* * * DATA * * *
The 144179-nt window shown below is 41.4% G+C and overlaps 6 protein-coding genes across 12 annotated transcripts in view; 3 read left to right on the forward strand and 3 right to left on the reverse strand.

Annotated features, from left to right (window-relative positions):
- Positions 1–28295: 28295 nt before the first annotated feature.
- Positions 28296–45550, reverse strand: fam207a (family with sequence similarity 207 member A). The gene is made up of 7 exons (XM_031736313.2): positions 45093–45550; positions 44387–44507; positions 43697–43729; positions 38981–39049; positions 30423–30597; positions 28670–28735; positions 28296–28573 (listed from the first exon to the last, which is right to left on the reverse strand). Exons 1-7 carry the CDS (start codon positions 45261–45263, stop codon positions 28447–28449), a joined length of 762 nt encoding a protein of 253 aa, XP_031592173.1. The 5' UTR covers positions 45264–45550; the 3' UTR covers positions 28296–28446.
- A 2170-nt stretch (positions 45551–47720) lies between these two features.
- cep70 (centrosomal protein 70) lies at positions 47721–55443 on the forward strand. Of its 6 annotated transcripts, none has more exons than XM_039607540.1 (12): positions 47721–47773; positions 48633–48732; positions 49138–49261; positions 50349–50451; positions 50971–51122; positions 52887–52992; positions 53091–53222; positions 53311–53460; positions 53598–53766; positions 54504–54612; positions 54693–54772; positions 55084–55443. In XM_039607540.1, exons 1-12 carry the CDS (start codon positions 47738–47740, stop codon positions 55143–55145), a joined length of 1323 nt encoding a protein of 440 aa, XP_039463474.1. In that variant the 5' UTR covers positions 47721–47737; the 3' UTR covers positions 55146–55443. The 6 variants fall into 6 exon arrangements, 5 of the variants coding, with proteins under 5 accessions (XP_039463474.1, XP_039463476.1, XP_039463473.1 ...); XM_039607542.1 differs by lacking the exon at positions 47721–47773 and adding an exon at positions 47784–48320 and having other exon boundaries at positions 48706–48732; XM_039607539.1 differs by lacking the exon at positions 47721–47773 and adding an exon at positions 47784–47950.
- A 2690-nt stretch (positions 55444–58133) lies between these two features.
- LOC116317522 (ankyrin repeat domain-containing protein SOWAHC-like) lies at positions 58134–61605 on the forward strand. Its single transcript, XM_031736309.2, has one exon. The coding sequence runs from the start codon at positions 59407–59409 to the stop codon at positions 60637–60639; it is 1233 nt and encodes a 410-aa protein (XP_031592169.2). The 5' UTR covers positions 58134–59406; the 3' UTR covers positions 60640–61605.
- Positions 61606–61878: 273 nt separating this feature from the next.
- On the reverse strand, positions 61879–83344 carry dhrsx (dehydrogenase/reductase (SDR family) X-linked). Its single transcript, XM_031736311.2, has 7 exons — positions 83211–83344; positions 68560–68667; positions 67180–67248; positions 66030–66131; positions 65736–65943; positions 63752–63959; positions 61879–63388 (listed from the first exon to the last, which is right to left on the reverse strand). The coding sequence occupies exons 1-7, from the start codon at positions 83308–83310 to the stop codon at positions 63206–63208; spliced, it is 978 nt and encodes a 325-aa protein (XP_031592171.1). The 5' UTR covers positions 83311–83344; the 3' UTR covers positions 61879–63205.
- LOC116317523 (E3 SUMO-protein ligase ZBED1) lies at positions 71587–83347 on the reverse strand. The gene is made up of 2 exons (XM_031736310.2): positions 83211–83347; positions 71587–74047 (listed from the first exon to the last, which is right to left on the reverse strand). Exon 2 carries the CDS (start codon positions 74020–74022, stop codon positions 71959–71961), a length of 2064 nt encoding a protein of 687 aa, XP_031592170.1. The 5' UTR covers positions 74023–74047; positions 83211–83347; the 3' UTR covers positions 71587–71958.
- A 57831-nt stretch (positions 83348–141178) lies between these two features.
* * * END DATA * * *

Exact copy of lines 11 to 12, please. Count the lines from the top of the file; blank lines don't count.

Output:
- LOC116317523 (E3 SUMO-protein ligase ZBED1) lies at positions 71587–83347 on the reverse strand. The gene is made up of 2 exons (XM_031736310.2): positions 83211–83347; positions 71587–74047 (listed from the first exon to the last, which is right to left on the reverse strand). Exon 2 carries the CDS (start codon positions 74020–74022, stop codon positions 71959–71961), a length of 2064 nt encoding a protein of 687 aa, XP_031592170.1. The 5' UTR covers positions 74023–74047; positions 83211–83347; the 3' UTR covers positions 71587–71958.
- A 57831-nt stretch (positions 83348–141178) lies between these two features.